And now to conclude, let us back againe with one pretty knack, which is held to be marvelous and wonderful. And that is to make a horse tell you how much mony you haue in your purse. And I read of a pretty story of an asse at Memphis in Egypt, that could do rare feats. Among other jugling knacks there and then vsed, there was one that took pains with an asse that he had taught him all these qualities following, and for game he cavsed a stage to be made and an asseembly of people to meet which, being done in the manner of a play, he came in with his asse and said, The Sultan hath great need of assees to help to carry stones, and other stuff towards his great building which he hath in hand.: The asse immediately fell downe to the ground and by all signs shewed himself to be sick, and at length to giue up the ghost. So as the Juglerr begged of the asseembly mony towards his asse, and having gotten all that he could, he said, No, my masters, you see mine asse is yet alive, and doth but counterfeit, because he would haue some mony to buy him provender, knowing that I was poor and in some need of relief.: Hereupon he vvould needs lay a wager that his asse was alive, who to every mans seeing was stark dead. And when one had laid mony with him thereupon, he commanded the asse to arise. But he lay still, as though he were dead. Then did he beat him with a Cudgel, but that would not serve the turn until he had addressed his speech to the asse, saying as before in open audience, The Sultan hath commanded that all the people shall ride out tomorrow and see the triumph, and that the fair Ladies will ride upon the fairest assees and will giue notable provender to them, and every asse shall drink of the sweet water of Nylus.: And then, lo, the asse did presently start up, and advance himself exceedingly. Lo, quoth his master, :now I haue won. But in truth the Mayor hath borrowed my asse for the use of the old ill-favored witch his wife, and thereupon immediately he hung downe his ears and halted downeright, as though he had been stark lame. Then said his Master, I perceive you loue young pretty wenches, at which the asse looked up, as it were, with a joyful cheer. And then his master bade him choose out one that should ride upon him, and he ran to a very handsome woman, and touched her with his head.

:Such a one is at this day to be seen in London, his master will say, Sirrah, here be diverse Gentlemen that haue lost diverse things, and they hear say that thou canst tell them tidings, of them where they are. If thou canst, prithee shew thy cunning and tell them.: Then hurls he downe a hand kerchief or a gloue that he had taken from the parties before, and bids him giue it the right owneer, which the horse presently doth. And many other pretty feats this horse doth, and some of those trickes as the asse before mentioned did, which not one among a thousand perceives how they are done, nor how he is brought to learn the same. And note that all the feats that this horse doth is altogether in numbering. As, for ensample, His master will ask him how many people there are in the room The horse will paw with his foot so many times as there are people. And mark the eye of the horse is always upon his master, and as his master moves, so goes he or stands still, as he is brought to it at the first. As, for ensample, his master will throwe you three dice, and will bid his horse tell how many you or he haue throwen. Then the horse paws with his foot whiles the master stands stone still. Then when his master sees he hath pawed so many as the first dice shews itself, then he lifts up his shoulders and stirs a little. Then he bids him tell what is on the second die, and then of the third die, which the horse will do accordingly, still pawing with his foot until his master sees he hath pawed enough, and then stirs. Which, the horse marking, will stay and leave pawing. And note, that the horse will paw an hundred times together, until he sees his master stir. And note also that nothing can be done but his master must first know, and then his master knowing, the horse is ruled by him by signs. This if you mark at any time you shall plainly perceive.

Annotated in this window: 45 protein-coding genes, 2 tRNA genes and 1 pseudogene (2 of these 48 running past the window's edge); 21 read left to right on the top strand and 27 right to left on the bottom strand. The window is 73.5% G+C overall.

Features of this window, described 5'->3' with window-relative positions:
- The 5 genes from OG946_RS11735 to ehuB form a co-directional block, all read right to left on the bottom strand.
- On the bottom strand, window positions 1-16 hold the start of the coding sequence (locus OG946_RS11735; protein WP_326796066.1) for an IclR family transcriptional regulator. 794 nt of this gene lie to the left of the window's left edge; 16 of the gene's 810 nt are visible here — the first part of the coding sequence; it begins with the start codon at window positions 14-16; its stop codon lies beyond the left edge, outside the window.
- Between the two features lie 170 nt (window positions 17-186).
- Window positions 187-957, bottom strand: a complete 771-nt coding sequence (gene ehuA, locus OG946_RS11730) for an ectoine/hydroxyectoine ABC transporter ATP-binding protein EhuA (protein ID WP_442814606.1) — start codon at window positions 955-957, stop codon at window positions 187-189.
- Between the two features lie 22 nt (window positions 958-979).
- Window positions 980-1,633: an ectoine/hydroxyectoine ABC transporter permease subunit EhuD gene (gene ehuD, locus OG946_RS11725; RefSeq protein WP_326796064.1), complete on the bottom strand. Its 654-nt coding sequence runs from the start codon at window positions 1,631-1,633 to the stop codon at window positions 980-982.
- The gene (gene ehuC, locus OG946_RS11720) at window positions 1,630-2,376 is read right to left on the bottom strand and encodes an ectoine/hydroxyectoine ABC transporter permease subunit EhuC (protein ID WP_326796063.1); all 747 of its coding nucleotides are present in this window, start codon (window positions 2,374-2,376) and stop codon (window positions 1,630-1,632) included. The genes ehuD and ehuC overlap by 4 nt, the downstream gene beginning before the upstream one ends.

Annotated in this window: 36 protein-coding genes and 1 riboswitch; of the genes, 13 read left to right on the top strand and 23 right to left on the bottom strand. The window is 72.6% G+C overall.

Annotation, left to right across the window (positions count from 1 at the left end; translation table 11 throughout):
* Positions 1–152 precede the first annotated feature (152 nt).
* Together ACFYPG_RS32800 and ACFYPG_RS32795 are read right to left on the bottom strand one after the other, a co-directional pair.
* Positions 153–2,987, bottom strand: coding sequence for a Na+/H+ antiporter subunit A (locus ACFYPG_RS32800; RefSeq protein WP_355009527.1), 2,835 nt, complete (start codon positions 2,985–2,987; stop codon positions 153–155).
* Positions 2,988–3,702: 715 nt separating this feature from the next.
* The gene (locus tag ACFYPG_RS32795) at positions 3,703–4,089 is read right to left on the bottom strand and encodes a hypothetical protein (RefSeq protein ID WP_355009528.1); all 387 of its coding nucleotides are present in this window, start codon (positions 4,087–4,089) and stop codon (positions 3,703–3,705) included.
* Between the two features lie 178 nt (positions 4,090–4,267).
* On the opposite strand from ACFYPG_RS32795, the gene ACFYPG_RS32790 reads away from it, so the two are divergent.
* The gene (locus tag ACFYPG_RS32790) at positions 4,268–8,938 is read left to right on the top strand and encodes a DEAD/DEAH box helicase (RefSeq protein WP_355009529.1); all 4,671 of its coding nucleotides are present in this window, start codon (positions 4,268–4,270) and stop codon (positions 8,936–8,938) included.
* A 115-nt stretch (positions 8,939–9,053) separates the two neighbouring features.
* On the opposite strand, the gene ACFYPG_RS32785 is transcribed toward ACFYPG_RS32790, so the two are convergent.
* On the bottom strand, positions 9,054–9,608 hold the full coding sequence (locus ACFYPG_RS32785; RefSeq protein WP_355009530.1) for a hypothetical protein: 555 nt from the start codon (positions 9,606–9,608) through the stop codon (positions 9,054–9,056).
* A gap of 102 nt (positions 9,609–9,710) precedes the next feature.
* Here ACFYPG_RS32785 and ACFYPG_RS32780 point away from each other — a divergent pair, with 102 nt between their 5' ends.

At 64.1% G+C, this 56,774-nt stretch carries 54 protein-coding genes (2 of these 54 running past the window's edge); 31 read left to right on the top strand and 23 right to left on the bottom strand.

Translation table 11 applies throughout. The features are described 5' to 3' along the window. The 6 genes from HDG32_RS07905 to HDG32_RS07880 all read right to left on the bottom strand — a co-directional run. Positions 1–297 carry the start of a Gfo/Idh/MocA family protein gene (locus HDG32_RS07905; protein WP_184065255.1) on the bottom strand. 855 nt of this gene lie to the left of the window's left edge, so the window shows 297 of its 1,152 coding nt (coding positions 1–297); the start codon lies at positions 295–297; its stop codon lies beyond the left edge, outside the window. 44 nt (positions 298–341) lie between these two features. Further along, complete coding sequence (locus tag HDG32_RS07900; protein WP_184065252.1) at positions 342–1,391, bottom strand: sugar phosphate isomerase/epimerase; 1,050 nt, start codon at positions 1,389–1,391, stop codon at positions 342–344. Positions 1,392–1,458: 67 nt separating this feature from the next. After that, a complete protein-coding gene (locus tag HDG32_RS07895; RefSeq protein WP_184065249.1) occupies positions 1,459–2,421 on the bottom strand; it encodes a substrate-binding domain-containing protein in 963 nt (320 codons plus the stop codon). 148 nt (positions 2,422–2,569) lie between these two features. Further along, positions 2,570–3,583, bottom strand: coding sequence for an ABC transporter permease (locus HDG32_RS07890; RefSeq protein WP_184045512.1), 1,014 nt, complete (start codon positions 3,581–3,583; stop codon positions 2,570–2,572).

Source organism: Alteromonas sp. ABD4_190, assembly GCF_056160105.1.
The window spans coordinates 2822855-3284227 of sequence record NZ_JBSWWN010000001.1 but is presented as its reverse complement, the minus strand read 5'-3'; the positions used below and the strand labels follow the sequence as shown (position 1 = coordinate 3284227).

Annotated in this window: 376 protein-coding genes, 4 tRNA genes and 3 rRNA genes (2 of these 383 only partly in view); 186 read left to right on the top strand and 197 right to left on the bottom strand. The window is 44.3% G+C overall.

Now that we are come to our journeys end, let us sit downe and look about us, whether we are all sons of one father, if there be no knaues among us St. Bonifice light me the candle. Who do I see What, the lusty lad of the Miter, that will bind bears and ride his golden asse to death but he will haue his will By our lady, by our lady, sir, you of all the rest are most welcome. What, how doth your stomach after your carousing banquet What, gorge upon gorge, egges upon egges, and sack upon sack, at these years By the faith of my body, sir, you must provide for a hot kitchen againest you grow old, if you mean to live my years. But, happy the father that begot thee, and thrice happy the Nurse that fostered such a toward yonker as thyself. I know thy virtues as well as thyself. Thou hast a superficial twang of a little something: an Italian ribald cannot vomit out the infections of the world, but thou, my pretty Juvenal, an Enghsh Horrel-lorel must lick it up for restorative, and putrify thy gentl brother over againest thee with the vile impostumes of thy lewd corruptions. God blesse good minds from the black enemy, say I. I know you haue been prying like the Devil from East to West, to hear what news. I will acquaint the with some, and that a secret distillation before thou goest. He that drinketh oil of pricks shall haue much ado to avoid. syrup of roses: and he that eateth nettles for provender hath a privilege to pisse upon lilies for litter. I prithee sweet natures darling, insult not overmuch upon quiet men: a worm that I trodden upon will turn againe and patience loues not to be made a cart of Croyden. I do begin with thee now, but if I see thee not mend thy conditions Ill tell you another tale shortly. Thou shalt see that I can do it. I could bring in my Author to tell thee to thy face that he hath found a knave, in gross, of thee But I can say, I haue found thee a fool in retail. Thou seest simplicity cannot double, nor plain dealing cannot dissemble. I could wish thee to amend thy life and take heed of the Beadle.

Yale qui rediculosehaeclegeris

FINIS